No one in their right mind would believe that the last year of the Reign of Bush would be any less tendentious than previous years. There are, for example, the latest flurry of presidential signing statements and the lame duck's insistence that telecoms be granted retroactive immunity for embracing his initiatives to spy on their customers.
But you would have to go far to top the shame team of Michael Mukasey, Charles Schumer, Diane Feinstein, Antonin Scalia and John McCain with their embrace of torture as an official instrument of Bush administration policy.
Long story short: Human dignity is trumped by political expedience.
Mukasey is the attorney general who was going to put things to rights after the disastrous tenure of his predecessor, but now embraces the extralegal excesses of the Dear Departed Gonzo and his thugs at arms, including Steven Bradbury, who acknowledged this week that torture may be illegal but because the Justice Department hasn't ruled as such then it isn't.
Senators Schumer and Feinstein, symptomatic of the lack of Democratic due diligence in Congress, are responsible for greasing the skids for the approval of Mukasey's nomination after they let him off the hook by not having to explain what he really thought about torture.
Supreme Court Justice Scalia, a judicial pop-off without peer, defended the use of torture this week. Employing the pretzel logic that has made him such a right-wing darling, he asserted that the Constitution's ban on cruel and unusual punishment didn't cover cruel and unusual interrogations. Clever, eh?
McCain, the victim of torture himself as a Navy pilot who was shot down and imprisoned in a North Vietnamese POW camp for six years, has now flip-flopped back into the pro-torture camp as he cements his frontrunner status in the Republican presidential race.
My feelings for McCain have been mixed for years: A war hero and a man of principle who nevertheless held some political views that I could not abide. Until Wednesday, I believed that depending upon how things shook out I could conceivably vote for him in November.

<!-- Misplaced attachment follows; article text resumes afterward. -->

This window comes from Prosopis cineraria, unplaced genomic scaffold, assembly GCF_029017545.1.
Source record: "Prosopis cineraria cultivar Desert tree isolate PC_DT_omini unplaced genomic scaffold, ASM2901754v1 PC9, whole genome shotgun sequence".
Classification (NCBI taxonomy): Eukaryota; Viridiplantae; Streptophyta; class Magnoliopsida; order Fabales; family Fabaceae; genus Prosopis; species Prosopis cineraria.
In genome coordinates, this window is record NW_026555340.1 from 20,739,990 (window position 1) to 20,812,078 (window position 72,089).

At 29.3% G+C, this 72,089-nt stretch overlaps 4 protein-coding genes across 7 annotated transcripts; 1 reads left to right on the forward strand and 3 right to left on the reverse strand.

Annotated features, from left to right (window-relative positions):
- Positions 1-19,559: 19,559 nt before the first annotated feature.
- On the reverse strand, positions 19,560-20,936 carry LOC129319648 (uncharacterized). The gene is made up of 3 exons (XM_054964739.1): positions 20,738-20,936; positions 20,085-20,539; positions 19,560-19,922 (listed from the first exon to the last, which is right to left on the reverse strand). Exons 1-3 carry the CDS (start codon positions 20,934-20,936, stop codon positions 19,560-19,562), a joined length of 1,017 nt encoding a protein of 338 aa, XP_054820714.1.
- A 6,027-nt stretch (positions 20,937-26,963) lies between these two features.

But that was before McCain joined 44 other senators to vote against a bill prohibiting the CIA from using waterboarding and other Nazi-like torture techniques banned by the Army's Field Manual. Some 51 senators -- including Schumer and Feinstein, many days late and many veto-proof votes short -- voted for the bill.
Noted the Los Angeles Times:"Underscoring the complexity of the political currents . . . McCain led earlier efforts in the Senate to ban cruel treatment of prisoners, and has denounced waterboarding in presidential debates. But preserving the CIA's ability to employ so-called enhanced interrogation methods has broad support in the party's conservative base."
Dick Polman captured perfectly the corner that McCain has painted himself into:
"The problem is that, by flip-flopping so blatantly, he undercuts his image as a man of conviction (to the delight of Democrats who fear his appeal) - without even mollifying his conservative critics, some of whom seem to believe that today's pandering can never erase yesterday's heresies. He could be saddled with this dilemma well into autumn."Yes, presidential candidates have to be mindful of their political base. Yes, they sometimes have to pander. But we're talking torture here, not pork, and for me McCain's betrayal is now complete.
A man whom I have hugely admired, now 35 years from the Hanoi Hilton and comfily ensconsed in the chambers of the Greatest Deliberative Body in the World, betrays himself as someone who will grovel at the feet of his new captors -- the people he needs to be elected.